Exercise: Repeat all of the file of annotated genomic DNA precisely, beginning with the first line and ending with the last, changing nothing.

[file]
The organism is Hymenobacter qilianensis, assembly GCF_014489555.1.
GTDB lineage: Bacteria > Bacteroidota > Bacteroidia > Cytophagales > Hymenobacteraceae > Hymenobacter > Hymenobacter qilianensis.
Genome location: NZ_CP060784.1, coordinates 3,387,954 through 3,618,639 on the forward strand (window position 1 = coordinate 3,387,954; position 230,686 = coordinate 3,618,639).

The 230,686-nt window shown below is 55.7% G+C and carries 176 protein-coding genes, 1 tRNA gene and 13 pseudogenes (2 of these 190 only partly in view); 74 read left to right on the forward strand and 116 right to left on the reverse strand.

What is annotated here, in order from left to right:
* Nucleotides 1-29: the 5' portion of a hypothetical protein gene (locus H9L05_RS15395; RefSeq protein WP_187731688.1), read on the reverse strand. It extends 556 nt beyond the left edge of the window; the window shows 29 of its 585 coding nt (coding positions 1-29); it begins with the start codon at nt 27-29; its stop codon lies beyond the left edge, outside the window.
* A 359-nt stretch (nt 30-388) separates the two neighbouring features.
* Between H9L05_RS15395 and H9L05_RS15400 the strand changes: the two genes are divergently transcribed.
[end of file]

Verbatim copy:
The organism is Hymenobacter qilianensis, assembly GCF_014489555.1.
GTDB lineage: Bacteria > Bacteroidota > Bacteroidia > Cytophagales > Hymenobacteraceae > Hymenobacter > Hymenobacter qilianensis.
Genome location: NZ_CP060784.1, coordinates 3,387,954 through 3,618,639 on the forward strand (window position 1 = coordinate 3,387,954; position 230,686 = coordinate 3,618,639).

The 230,686-nt window shown below is 55.7% G+C and carries 176 protein-coding genes, 1 tRNA gene and 13 pseudogenes (2 of these 190 only partly in view); 74 read left to right on the forward strand and 116 right to left on the reverse strand.

What is annotated here, in order from left to right:
* Nucleotides 1-29: the 5' portion of a hypothetical protein gene (locus H9L05_RS15395; RefSeq protein WP_187731688.1), read on the reverse strand. It extends 556 nt beyond the left edge of the window; the window shows 29 of its 585 coding nt (coding positions 1-29); it begins with the start codon at nt 27-29; its stop codon lies beyond the left edge, outside the window.
* A 359-nt stretch (nt 30-388) separates the two neighbouring features.
* Between H9L05_RS15395 and H9L05_RS15400 the strand changes: the two genes are divergently transcribed.